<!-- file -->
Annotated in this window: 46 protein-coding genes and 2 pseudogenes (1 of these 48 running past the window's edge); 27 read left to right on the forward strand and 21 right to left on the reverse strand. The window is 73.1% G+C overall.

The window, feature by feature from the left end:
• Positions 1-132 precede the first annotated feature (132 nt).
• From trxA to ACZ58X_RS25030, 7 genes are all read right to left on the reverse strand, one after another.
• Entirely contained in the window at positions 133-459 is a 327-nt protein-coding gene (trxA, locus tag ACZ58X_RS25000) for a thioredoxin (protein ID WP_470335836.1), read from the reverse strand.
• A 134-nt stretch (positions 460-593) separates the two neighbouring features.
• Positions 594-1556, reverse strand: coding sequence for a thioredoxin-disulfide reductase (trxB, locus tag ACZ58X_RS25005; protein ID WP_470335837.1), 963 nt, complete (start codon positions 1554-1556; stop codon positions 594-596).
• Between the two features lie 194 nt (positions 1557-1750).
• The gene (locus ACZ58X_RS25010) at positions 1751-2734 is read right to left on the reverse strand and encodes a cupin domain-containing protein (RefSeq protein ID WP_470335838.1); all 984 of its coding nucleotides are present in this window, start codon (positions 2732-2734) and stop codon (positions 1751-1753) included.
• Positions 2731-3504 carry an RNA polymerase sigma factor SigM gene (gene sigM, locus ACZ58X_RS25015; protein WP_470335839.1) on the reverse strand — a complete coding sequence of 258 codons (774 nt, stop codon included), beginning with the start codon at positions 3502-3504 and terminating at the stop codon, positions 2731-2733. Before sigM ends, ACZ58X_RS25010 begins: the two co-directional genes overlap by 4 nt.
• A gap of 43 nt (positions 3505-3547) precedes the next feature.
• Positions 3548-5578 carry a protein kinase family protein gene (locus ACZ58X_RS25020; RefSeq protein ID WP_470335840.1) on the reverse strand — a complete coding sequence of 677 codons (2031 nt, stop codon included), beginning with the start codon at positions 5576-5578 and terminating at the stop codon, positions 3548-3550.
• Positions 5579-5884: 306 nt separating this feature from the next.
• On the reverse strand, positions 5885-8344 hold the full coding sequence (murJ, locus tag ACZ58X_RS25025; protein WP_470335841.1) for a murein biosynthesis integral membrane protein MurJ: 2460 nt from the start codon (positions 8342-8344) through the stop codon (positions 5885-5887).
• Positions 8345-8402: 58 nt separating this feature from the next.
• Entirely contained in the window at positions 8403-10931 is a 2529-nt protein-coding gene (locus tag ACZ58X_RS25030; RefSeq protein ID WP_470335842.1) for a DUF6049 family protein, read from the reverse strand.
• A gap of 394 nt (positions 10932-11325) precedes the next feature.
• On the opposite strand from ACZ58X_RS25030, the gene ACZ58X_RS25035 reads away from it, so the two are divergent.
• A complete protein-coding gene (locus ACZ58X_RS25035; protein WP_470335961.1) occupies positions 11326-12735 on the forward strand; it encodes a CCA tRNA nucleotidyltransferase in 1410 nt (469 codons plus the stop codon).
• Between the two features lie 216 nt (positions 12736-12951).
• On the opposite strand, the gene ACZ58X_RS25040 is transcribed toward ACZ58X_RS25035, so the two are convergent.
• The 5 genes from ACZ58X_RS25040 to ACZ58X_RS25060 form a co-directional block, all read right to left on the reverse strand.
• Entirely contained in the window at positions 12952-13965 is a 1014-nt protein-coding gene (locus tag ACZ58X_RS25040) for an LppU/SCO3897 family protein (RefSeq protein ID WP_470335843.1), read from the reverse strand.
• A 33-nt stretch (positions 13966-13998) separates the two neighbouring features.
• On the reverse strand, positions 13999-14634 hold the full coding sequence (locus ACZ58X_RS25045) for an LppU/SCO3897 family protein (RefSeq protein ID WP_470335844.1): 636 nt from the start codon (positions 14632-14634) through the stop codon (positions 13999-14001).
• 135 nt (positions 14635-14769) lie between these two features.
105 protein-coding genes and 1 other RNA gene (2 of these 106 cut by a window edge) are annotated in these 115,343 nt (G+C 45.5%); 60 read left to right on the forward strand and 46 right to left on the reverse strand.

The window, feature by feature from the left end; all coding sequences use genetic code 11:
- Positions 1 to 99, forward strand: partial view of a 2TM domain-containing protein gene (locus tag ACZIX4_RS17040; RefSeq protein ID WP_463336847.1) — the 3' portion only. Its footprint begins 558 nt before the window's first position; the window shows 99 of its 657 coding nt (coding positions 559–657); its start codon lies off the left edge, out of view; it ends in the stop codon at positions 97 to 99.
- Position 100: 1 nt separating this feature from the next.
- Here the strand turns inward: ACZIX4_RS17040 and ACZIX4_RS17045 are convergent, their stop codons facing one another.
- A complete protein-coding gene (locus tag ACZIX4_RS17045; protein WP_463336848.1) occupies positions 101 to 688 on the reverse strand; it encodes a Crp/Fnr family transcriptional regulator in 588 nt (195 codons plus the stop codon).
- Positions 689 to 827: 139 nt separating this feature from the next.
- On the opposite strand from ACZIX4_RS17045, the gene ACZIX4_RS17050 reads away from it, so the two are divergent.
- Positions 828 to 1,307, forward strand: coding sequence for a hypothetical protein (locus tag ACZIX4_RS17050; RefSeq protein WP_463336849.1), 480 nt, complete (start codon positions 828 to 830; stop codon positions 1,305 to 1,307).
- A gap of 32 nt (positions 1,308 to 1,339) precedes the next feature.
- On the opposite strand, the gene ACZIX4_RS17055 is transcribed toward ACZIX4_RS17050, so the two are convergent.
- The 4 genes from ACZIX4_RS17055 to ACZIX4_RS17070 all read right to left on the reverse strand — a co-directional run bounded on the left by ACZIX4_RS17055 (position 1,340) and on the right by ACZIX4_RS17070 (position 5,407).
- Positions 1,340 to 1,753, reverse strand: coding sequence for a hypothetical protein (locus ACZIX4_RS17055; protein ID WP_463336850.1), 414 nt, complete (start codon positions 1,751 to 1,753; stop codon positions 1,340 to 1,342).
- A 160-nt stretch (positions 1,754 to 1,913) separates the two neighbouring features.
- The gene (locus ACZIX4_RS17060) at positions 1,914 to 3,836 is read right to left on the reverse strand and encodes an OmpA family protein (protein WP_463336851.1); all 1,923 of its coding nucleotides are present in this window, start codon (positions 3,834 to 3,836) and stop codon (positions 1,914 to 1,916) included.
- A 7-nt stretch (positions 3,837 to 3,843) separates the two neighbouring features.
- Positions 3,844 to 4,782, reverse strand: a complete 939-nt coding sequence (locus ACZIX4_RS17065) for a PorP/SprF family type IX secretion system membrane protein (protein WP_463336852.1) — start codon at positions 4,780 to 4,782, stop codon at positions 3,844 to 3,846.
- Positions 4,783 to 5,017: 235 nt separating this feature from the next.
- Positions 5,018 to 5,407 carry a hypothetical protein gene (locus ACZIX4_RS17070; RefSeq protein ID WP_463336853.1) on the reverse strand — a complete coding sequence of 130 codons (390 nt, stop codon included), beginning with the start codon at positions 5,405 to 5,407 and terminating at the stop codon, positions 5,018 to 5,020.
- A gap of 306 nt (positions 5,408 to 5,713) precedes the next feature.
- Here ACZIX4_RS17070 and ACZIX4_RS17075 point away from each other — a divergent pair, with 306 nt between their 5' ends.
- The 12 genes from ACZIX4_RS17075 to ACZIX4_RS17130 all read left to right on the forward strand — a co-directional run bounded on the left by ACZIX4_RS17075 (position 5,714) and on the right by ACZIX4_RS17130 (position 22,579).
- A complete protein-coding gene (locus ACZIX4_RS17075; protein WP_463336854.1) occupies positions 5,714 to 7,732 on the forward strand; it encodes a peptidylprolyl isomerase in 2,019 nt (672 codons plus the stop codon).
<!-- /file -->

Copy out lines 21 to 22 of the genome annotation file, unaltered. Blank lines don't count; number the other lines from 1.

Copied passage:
• On the opposite strand, the gene ACZ58X_RS25040 is transcribed toward ACZ58X_RS25035, so the two are convergent.
• The 5 genes from ACZ58X_RS25040 to ACZ58X_RS25060 form a co-directional block, all read right to left on the reverse strand.